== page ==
BELFAST (Reuters) - A Facebook page has been shut down after claims it was an attempt to set up police officers in Northern Ireland for assassination.
The page, Crown Forces Watch, accused the police of carrying out a “campaign of intimidation and harassment” against Irish nationalists and called for people to post details of security operations and pictures of police officers.
It was inaccessible on Thursday.
“Clearly this is an attempt to gather information ... which I am in no doubt will be used in attempts to target police officers for murder,” said Terry Spence, chairman of the Police Federation of Northern Ireland.
The police service said it was investigating the web page.
“We are aware the site has been closed down and we are continuing to making inquiries,” a spokesman said.
The page appeared on the social networking site after a series of raids and arrests in Tyrone and Derry last week as part of an investigation into the murder of a Catholic police officer. All those arrested were released without charge.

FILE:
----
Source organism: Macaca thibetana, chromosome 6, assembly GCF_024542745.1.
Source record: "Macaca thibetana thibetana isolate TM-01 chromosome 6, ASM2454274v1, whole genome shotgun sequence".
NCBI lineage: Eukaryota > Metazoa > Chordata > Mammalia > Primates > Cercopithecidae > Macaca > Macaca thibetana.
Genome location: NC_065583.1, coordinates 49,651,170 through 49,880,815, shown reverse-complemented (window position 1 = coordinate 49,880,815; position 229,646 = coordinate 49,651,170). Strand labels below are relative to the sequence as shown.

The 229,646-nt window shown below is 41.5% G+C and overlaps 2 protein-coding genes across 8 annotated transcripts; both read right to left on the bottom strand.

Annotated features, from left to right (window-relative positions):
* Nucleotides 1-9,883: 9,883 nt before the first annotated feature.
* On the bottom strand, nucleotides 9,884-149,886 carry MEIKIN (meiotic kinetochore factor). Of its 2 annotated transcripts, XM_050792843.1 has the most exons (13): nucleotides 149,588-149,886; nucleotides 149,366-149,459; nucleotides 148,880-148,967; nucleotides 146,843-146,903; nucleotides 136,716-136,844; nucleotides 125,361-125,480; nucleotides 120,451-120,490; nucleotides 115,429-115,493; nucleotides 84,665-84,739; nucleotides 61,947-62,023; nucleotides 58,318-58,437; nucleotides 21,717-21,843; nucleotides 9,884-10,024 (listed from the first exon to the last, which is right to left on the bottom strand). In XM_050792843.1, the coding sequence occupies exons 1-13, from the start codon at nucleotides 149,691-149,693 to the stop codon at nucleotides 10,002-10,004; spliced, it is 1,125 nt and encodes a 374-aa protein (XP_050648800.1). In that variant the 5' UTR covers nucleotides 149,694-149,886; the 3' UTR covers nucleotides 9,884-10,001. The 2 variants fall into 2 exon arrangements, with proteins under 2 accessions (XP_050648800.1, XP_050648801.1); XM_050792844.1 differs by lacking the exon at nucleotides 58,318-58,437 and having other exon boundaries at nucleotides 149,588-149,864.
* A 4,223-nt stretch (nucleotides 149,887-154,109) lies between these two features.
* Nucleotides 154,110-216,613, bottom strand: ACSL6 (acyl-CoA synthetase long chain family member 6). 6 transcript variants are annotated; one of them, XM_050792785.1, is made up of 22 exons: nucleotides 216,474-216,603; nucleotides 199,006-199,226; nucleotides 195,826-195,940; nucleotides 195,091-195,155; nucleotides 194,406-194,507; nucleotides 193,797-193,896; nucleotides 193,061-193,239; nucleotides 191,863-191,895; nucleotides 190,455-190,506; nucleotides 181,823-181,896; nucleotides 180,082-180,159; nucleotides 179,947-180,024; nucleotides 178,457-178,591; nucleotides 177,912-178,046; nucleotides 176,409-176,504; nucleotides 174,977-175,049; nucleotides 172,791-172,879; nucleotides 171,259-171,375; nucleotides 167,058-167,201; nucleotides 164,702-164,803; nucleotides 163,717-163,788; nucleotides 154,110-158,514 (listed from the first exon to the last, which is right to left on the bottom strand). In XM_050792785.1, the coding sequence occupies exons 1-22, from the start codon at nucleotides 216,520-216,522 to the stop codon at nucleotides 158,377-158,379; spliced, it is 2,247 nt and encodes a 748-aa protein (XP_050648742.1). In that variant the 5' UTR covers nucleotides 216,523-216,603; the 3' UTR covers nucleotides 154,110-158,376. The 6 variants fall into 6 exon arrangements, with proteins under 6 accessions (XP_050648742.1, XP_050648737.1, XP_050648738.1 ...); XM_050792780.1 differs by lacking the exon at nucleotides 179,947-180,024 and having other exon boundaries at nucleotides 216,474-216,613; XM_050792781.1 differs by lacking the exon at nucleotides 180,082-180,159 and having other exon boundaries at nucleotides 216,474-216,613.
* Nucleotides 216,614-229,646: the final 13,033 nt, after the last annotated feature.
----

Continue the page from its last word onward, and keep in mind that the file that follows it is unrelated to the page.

The Facebook page claimed the men had been the victims of police harassment and intimidation and called for a response from the Irish nationalist community.
Most Irish nationalists, who want the British-controlled province to unite with the Republic of Ireland, support the police and are in favor of a 1998 peace deal that ended Northern Ireland’s sectarian conflict.
A small minority, however, continue to oppose peace and target police officers in a sporadic but sometimes deadly campaign of violence.
Police raids remain controversial in nationalist communities, however, given memories of harsh treatment before the peace deal and the province’s Deputy First Minister Martin McGuinness, a former nationalist guerrilla leader, criticised the police operation as “heavy handed and reminiscent of the bad old days.”
Reporting by Ian Graham; editing by Carmel Crimmins